Hopefully that fear is overstated, even from someone who actually knows Trump (but recall that Trump's staff had to take his Twitter account away from him, as one might with a impulse-impaired child; but he's already back to ranting and last week even inadvertently started questioning the legitimacy of the election he supposedly won). But some folks have said they want to flee the USA, not that they ever seem to follow through — and not that there would be any real escape from a nuclear mishap. And in any event that urge is irrational — especially in California. In the "fight or flight" urge, we should choose fight. California political leaders both statewide and in our biggest cities have already made statements vowing not to go along with some of Trump's more threatening and pointless campaign promises; other cities like New York are doing likewise. That's a good start.
On a personal level, for now, I keep reminding myself that in my primary field of public health we had the best election in history here: Landmark victories on tobacco and soda taxes, funding health care for the poor, legalized pot to keep kids and nonwhite people out of the money-grubbing "correction" industry, small advances on gun control, a ban on plastic bags, and more. Huge industries threw massive amounts of money and deception to defeat these proposals, but California's voters saw through all that. The net effect will be huge reductions in suffering and premature death — which is what it's all about in our profession. And many good things that start in our state spread elsewhere, even nationwide.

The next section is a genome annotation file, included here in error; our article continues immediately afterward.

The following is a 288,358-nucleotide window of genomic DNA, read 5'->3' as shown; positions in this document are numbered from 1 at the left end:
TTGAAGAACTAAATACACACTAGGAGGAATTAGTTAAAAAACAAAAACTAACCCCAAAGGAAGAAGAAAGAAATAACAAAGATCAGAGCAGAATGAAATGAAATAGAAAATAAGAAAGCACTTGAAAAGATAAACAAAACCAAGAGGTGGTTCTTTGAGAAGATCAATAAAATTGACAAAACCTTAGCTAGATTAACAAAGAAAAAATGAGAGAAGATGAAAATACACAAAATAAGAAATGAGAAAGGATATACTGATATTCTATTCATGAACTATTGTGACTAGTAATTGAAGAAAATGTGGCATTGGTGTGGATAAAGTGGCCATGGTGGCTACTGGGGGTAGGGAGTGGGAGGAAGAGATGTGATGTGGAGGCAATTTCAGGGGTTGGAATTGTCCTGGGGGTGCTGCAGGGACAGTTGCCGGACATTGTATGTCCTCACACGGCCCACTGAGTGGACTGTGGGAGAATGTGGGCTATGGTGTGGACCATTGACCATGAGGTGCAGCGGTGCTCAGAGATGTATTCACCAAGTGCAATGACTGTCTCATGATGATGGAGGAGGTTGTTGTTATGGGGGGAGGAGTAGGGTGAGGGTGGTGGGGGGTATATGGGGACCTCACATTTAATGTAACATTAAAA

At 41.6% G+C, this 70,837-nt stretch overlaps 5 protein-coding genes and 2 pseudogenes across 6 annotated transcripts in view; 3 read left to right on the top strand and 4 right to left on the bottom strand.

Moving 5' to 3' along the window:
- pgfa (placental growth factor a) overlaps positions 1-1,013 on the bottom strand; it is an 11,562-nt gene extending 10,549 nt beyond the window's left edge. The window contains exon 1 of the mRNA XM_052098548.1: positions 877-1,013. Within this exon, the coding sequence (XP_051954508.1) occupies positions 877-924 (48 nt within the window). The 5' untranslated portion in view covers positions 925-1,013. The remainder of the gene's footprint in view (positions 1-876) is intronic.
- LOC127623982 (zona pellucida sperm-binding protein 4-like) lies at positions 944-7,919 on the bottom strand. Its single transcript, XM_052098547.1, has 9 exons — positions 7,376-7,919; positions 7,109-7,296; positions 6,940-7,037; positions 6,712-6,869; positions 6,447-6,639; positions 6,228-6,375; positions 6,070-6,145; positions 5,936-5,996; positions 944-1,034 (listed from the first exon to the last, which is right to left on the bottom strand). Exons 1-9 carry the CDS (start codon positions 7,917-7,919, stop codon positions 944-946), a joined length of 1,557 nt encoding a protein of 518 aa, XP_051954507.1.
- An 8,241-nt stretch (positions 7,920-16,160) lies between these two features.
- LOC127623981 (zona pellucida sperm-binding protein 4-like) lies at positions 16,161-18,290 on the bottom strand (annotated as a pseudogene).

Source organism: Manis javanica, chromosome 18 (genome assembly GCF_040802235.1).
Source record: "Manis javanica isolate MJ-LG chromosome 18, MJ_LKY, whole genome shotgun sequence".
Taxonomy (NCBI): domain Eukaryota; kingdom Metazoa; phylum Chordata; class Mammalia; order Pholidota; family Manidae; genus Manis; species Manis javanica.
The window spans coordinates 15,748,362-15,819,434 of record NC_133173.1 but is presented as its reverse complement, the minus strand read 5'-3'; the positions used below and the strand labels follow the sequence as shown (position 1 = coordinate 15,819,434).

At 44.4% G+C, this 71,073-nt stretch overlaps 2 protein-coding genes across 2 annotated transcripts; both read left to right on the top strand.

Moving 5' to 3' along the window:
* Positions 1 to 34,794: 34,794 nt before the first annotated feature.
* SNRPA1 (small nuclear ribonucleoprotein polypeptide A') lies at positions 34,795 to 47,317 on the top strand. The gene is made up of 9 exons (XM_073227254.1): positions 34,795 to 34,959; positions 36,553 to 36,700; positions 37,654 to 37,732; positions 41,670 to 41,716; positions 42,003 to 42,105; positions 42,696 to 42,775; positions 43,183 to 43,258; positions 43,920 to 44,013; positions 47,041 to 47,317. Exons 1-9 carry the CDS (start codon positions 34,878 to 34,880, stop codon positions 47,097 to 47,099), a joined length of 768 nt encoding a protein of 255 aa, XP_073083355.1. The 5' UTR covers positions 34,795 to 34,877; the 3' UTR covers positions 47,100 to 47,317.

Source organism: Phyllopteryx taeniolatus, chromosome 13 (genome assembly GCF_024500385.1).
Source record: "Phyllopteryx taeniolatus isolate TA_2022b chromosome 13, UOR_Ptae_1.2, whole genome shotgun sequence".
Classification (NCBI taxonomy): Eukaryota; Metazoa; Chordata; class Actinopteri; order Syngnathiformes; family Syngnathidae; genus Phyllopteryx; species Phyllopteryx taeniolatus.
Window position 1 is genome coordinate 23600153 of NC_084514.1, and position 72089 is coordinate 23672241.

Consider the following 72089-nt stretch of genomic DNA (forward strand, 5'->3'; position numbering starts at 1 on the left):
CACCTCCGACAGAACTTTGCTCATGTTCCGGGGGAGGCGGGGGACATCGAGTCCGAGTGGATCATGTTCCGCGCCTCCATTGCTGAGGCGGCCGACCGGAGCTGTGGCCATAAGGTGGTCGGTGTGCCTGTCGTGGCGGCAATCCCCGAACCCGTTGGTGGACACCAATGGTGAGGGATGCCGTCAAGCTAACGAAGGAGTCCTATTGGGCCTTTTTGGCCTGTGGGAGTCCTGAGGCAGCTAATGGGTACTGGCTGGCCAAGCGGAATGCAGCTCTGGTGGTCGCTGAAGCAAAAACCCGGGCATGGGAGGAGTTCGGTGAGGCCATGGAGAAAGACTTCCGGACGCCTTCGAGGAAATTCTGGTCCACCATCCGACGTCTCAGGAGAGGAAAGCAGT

Yes, there's no denying I'm reaching for silver linings here — but I'll take the positive where I can find it, recall that Clinton won the real vote by millions in a repudiation of the sordid Trumpian ethos, and be as grateful as ever to be a lifelong Californian (regarding recounts and evidence of Russian meddling, which even the federal Department of Homeland Security now says are real, we shall see...). In any event, once I come out of this deep dark funk, I guess I'll just keep working for whatever goals where I might have some, big or small, resisting this backlash and in favor of "the moral universe" — however long its arc may turn out to be. For all its faults and failures, America is greater than this. Or damn well better be. But for anybody who still really believes a Trump regime will be good for our nation, or even just for those who voted for him who are not among the fabled "1%" - I have a big beautiful orange bridge for sale, cheap.